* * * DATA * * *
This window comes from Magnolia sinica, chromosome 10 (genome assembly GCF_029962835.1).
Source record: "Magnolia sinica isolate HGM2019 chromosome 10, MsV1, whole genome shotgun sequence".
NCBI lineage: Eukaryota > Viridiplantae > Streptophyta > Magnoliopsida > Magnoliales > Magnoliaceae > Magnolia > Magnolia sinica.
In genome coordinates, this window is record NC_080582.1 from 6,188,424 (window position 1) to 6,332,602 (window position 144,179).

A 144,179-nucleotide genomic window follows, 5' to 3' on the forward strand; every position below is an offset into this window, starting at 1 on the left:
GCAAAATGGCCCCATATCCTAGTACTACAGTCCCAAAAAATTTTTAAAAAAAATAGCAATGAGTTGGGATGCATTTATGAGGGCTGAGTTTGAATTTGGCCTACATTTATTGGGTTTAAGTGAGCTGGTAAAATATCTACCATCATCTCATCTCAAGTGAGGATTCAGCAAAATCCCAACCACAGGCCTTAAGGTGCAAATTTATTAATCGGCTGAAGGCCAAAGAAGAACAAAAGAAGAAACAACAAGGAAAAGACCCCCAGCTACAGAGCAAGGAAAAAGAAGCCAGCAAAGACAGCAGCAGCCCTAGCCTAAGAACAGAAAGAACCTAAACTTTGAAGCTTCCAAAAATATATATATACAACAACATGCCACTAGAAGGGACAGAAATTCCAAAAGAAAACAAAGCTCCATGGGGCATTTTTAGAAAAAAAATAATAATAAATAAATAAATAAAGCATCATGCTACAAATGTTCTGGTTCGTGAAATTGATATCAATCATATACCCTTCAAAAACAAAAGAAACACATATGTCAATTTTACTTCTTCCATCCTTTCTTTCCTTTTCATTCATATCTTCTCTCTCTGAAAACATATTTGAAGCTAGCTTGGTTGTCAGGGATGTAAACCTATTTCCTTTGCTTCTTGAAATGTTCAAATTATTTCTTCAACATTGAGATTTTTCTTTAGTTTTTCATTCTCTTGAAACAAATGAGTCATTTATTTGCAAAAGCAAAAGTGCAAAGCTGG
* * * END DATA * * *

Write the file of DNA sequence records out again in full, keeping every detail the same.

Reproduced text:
This window comes from Magnolia sinica, chromosome 10 (genome assembly GCF_029962835.1).
Source record: "Magnolia sinica isolate HGM2019 chromosome 10, MsV1, whole genome shotgun sequence".
NCBI lineage: Eukaryota > Viridiplantae > Streptophyta > Magnoliopsida > Magnoliales > Magnoliaceae > Magnolia > Magnolia sinica.
In genome coordinates, this window is record NC_080582.1 from 6,188,424 (window position 1) to 6,332,602 (window position 144,179).

A 144,179-nucleotide genomic window follows, 5' to 3' on the forward strand; every position below is an offset into this window, starting at 1 on the left:
GCAAAATGGCCCCATATCCTAGTACTACAGTCCCAAAAAATTTTTAAAAAAAATAGCAATGAGTTGGGATGCATTTATGAGGGCTGAGTTTGAATTTGGCCTACATTTATTGGGTTTAAGTGAGCTGGTAAAATATCTACCATCATCTCATCTCAAGTGAGGATTCAGCAAAATCCCAACCACAGGCCTTAAGGTGCAAATTTATTAATCGGCTGAAGGCCAAAGAAGAACAAAAGAAGAAACAACAAGGAAAAGACCCCCAGCTACAGAGCAAGGAAAAAGAAGCCAGCAAAGACAGCAGCAGCCCTAGCCTAAGAACAGAAAGAACCTAAACTTTGAAGCTTCCAAAAATATATATATACAACAACATGCCACTAGAAGGGACAGAAATTCCAAAAGAAAACAAAGCTCCATGGGGCATTTTTAGAAAAAAAATAATAATAAATAAATAAATAAAGCATCATGCTACAAATGTTCTGGTTCGTGAAATTGATATCAATCATATACCCTTCAAAAACAAAAGAAACACATATGTCAATTTTACTTCTTCCATCCTTTCTTTCCTTTTCATTCATATCTTCTCTCTCTGAAAACATATTTGAAGCTAGCTTGGTTGTCAGGGATGTAAACCTATTTCCTTTGCTTCTTGAAATGTTCAAATTATTTCTTCAACATTGAGATTTTTCTTTAGTTTTTCATTCTCTTGAAACAAATGAGTCATTTATTTGCAAAAGCAAAAGTGCAAAGCTGG